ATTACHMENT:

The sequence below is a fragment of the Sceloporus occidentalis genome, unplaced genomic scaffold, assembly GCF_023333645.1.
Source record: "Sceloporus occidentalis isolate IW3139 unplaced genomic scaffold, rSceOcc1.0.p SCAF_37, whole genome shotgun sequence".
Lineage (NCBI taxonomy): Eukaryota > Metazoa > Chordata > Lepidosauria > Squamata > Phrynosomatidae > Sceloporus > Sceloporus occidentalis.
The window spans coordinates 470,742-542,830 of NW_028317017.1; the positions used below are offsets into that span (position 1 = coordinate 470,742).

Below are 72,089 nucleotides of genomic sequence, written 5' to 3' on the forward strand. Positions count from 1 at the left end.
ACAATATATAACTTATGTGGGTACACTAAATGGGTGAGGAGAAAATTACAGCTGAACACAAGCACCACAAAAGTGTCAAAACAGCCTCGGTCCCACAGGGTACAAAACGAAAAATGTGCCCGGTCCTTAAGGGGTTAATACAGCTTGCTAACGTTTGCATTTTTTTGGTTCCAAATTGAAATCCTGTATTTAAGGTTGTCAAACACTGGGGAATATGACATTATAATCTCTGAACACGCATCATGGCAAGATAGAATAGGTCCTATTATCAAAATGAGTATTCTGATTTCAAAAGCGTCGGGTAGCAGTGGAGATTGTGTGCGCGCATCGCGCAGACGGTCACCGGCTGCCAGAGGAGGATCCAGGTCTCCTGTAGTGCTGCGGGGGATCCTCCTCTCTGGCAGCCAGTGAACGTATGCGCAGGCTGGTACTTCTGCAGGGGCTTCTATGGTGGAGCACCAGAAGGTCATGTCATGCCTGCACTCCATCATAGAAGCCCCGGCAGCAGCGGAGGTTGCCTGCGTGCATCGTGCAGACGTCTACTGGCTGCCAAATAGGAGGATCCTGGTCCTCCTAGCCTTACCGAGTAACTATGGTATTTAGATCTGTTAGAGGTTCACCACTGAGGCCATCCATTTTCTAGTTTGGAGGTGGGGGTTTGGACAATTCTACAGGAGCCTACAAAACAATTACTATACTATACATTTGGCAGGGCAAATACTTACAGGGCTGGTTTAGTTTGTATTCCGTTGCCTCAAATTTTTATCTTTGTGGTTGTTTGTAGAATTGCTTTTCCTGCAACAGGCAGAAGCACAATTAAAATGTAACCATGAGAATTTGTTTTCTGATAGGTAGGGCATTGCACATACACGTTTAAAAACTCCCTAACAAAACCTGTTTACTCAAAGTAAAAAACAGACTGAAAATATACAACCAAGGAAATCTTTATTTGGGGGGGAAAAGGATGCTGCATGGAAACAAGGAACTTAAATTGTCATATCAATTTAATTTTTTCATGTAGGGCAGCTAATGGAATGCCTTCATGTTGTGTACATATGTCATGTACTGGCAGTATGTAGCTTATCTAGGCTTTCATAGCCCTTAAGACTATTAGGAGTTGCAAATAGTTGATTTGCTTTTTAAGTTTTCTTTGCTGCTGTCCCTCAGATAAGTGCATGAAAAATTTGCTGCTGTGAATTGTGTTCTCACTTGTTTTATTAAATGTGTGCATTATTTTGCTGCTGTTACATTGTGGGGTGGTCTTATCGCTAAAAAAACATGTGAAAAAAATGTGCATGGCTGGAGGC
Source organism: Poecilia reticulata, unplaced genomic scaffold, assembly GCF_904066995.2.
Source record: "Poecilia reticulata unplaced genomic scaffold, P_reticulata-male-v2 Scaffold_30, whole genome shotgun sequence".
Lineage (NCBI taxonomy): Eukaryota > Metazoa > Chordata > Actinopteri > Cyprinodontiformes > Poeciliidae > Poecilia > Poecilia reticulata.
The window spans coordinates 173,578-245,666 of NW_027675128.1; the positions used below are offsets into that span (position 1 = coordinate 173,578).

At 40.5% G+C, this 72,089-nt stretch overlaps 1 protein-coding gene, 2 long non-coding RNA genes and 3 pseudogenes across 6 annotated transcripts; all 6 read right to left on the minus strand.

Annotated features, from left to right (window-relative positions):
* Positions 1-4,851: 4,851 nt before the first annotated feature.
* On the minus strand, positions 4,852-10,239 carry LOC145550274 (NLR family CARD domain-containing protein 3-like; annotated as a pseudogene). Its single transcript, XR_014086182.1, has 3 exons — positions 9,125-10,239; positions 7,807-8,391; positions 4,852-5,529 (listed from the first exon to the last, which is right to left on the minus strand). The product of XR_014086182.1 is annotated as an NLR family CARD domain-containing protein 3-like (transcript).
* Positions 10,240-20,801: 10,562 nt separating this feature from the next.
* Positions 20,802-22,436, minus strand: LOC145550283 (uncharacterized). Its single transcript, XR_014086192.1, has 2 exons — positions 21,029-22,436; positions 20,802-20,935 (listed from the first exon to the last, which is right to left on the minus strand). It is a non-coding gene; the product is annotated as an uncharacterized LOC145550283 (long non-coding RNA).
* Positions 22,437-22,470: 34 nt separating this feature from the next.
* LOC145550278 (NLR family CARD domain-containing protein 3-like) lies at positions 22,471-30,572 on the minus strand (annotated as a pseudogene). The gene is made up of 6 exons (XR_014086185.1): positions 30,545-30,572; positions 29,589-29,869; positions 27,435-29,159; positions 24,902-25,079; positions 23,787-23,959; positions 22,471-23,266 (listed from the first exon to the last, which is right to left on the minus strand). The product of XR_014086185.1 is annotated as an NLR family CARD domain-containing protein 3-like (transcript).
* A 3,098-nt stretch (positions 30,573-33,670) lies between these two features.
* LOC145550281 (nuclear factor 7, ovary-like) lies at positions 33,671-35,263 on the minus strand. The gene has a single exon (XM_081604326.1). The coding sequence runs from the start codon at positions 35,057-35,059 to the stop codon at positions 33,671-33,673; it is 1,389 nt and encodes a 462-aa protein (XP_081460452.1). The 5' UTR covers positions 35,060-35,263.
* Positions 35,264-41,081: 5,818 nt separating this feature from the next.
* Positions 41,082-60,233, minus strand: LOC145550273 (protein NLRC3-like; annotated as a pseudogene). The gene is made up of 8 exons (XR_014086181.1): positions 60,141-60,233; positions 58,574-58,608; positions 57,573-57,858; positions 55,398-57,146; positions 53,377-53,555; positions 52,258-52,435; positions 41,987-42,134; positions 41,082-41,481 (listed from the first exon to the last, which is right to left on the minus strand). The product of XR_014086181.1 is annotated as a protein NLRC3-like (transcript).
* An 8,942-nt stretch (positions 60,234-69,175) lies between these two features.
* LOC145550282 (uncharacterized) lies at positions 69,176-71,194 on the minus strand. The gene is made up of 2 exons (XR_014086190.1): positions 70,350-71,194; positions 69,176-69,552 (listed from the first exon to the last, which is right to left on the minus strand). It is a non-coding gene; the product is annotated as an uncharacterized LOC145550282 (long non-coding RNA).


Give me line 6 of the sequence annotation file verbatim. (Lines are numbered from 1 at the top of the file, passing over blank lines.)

ACAATATATAACTTATGTGGGTACACTAAATGGGTGAGGAGAAAATTACAGCTGAACACAAGCACCACAAAAGTGTCAAAACAGCCTCGGTCCCACAGGGTACAAAACGAAAAATGTGCCCGGTCCTTAAGGGGTTAATACAGCTTGCTAACGTTTGCATTTTTTTGGTTCCAAATTGAAATCCTGTATTTAAGGTTGTCAAACACTGGGGAATATGACATTATAATCTCTGAACACGCATCATGGCAAGATAGAATAGGTCCTATTATCAAAATGAGTATTCTGATTTCAAAAGCGTCGGGTAGCAGTGGAGATTGTGTGCGCGCATCGCGCAGACGGTCACCGGCTGCCAGAGGAGGATCCAGGTCTCCTGTAGTGCTGCGGGGGATCCTCCTCTCTGGCAGCCAGTGAACGTATGCGCAGGCTGGTACTTCTGCAGGGGCTTCTATGGTGGAGCACCAGAAGGTCATGTCATGCCTGCACTCCATCATAGAAGCCCCGGCAGCAGCGGAGGTTGCCTGCGTGCATCGTGCAGACGTCTACTGGCTGCCAAATAGGAGGATCCTGGTCCTCCTAGCCTTACCGAGTAACTATGGTATTTAGATCTGTTAGAGGTTCACCACTGAGGCCATCCATTTTCTAGTTTGGAGGTGGGGGTTTGGACAATTCTACAGGAGCCTACAAAACAATTACTATACTATACATTTGGCAGGGCAAATACTTACAGGGCTGGTTTAGTTTGTATTCCGTTGCCTCAAATTTTTATCTTTGTGGTTGTTTGTAGAATTGCTTTTCCTGCAACAGGCAGAAGCACAATTAAAATGTAACCATGAGAATTTGTTTTCTGATAGGTAGGGCATTGCACATACACGTTTAAAAACTCCCTAACAAAACCTGTTTACTCAAAGTAAAAAACAGACTGAAAATATACAACCAAGGAAATCTTTATTTGGGGGGGAAAAGGATGCTGCATGGAAACAAGGAACTTAAATTGTCATATCAATTTAATTTTTTCATGTAGGGCAGCTAATGGAATGCCTTCATGTTGTGTACATATGTCATGTACTGGCAGTATGTAGCTTATCTAGGCTTTCATAGCCCTTAAGACTATTAGGAGTTGCAAATAGTTGATTTGCTTTTTAAGTTTTCTTTGCTGCTGTCCCTCAGATAAGTGCATGAAAAATTTGCTGCTGTGAATTGTGTTCTCACTTGTTTTATTAAATGTGTGCATTATTTTGCTGCTGTTACATTGTGGGGTGGTCTTATCGCTAAAAAAACATGTGAAAAAAATGTGCATGGCTGGAGGC